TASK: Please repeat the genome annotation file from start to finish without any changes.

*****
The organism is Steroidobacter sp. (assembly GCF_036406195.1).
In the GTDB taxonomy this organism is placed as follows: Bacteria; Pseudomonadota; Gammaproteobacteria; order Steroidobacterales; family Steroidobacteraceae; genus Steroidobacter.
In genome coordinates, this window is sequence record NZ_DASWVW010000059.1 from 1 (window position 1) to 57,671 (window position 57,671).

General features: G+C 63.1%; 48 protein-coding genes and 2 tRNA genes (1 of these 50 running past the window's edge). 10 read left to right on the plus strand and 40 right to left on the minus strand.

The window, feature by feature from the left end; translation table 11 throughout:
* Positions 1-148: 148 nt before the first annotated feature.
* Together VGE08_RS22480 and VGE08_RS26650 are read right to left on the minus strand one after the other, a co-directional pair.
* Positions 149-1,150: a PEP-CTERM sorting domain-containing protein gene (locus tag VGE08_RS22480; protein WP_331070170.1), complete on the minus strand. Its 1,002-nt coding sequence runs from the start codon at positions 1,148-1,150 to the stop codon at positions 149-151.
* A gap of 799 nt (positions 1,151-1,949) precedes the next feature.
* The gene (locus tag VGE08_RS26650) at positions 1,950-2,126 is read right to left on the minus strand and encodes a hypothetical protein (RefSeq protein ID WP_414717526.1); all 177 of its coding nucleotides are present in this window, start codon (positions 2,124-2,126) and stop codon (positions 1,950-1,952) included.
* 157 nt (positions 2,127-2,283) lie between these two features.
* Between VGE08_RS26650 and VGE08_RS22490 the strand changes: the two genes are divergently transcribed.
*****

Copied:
The organism is Steroidobacter sp. (assembly GCF_036406195.1).
In the GTDB taxonomy this organism is placed as follows: Bacteria; Pseudomonadota; Gammaproteobacteria; order Steroidobacterales; family Steroidobacteraceae; genus Steroidobacter.
In genome coordinates, this window is sequence record NZ_DASWVW010000059.1 from 1 (window position 1) to 57,671 (window position 57,671).

General features: G+C 63.1%; 48 protein-coding genes and 2 tRNA genes (1 of these 50 running past the window's edge). 10 read left to right on the plus strand and 40 right to left on the minus strand.

The window, feature by feature from the left end; translation table 11 throughout:
* Positions 1-148: 148 nt before the first annotated feature.
* Together VGE08_RS22480 and VGE08_RS26650 are read right to left on the minus strand one after the other, a co-directional pair.
* Positions 149-1,150: a PEP-CTERM sorting domain-containing protein gene (locus tag VGE08_RS22480; protein WP_331070170.1), complete on the minus strand. Its 1,002-nt coding sequence runs from the start codon at positions 1,148-1,150 to the stop codon at positions 149-151.
* A gap of 799 nt (positions 1,151-1,949) precedes the next feature.
* The gene (locus tag VGE08_RS26650) at positions 1,950-2,126 is read right to left on the minus strand and encodes a hypothetical protein (RefSeq protein ID WP_414717526.1); all 177 of its coding nucleotides are present in this window, start codon (positions 2,124-2,126) and stop codon (positions 1,950-1,952) included.
* 157 nt (positions 2,127-2,283) lie between these two features.
* Between VGE08_RS26650 and VGE08_RS22490 the strand changes: the two genes are divergently transcribed.